Just a thought.
What was once considered a mistake by many – inclusion of
Promise as a native language API – is now seeing increasingly high rates of adoption. I’d say there’s three reasons for this.
The most obvious one is – recursively – the fact that
Promise is now in the language.
bluebird making it all too simple to include spec-compliant
Promise-based solutions in any app at very little cost. Anyone writing code for modern browsers or using a modern development toolchain leverages Babel and/or
Another reason is that developers are increasingly comfortable with ES6. There have been plenty of tutorials, a couple of books, and many conference talks describing ES6. It’s been roughly a year since the specification was finalized. People now roughly understand the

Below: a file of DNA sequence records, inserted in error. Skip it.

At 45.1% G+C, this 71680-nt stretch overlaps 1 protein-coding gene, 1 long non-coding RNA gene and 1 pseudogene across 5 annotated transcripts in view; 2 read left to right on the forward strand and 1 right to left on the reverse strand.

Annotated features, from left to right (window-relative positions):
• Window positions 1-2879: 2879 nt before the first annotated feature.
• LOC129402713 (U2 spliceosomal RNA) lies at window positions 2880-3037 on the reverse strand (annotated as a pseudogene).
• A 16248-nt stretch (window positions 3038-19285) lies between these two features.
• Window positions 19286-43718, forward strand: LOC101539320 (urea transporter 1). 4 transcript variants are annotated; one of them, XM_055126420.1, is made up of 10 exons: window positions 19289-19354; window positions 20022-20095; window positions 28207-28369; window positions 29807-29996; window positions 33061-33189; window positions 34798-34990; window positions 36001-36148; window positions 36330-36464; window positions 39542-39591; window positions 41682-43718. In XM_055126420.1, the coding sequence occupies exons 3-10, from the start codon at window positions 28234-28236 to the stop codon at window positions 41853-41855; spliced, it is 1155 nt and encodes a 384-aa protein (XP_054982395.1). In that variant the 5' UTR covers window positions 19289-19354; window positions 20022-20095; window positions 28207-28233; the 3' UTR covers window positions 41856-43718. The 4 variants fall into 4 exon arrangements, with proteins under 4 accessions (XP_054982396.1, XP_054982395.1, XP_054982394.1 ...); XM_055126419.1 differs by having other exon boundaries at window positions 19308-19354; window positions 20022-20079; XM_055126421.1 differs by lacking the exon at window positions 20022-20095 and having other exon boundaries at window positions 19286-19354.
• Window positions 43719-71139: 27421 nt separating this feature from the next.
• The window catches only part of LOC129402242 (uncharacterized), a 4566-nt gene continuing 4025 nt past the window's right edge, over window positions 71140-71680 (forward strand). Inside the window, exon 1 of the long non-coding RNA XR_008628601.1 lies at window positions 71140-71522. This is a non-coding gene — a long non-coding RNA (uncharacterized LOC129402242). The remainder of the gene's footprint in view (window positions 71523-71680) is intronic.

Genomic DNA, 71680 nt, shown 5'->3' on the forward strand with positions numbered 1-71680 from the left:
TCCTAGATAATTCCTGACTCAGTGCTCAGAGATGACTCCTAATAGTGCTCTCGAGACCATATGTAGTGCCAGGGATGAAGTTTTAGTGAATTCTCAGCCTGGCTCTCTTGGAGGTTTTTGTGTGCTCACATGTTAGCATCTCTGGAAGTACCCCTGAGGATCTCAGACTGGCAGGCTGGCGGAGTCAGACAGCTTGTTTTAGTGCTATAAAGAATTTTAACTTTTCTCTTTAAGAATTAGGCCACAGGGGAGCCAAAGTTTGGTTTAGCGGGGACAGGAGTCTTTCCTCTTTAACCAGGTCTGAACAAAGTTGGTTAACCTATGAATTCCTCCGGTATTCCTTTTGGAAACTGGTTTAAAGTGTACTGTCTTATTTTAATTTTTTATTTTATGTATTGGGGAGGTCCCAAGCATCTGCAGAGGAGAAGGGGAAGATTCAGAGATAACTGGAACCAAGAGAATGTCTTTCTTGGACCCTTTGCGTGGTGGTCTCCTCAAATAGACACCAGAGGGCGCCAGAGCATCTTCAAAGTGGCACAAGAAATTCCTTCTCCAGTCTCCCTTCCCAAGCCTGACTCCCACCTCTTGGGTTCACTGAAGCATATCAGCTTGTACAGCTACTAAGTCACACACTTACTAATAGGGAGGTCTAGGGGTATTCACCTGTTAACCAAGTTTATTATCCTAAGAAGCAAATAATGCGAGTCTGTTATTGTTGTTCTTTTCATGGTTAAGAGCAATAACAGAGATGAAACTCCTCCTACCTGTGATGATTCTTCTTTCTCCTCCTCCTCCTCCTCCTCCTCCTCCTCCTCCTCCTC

Promise API, and what’s better: the API isn’t changing anymore. Recently, jQuery 3 was released into Promises/A+ compliance, a huge win for native
await is already a stage 3 proposal, and at this point I think we can state confidently and without hesitation that it’ll someday be an official language feature.
The synergy between
await, and generators, is just too good to pass up!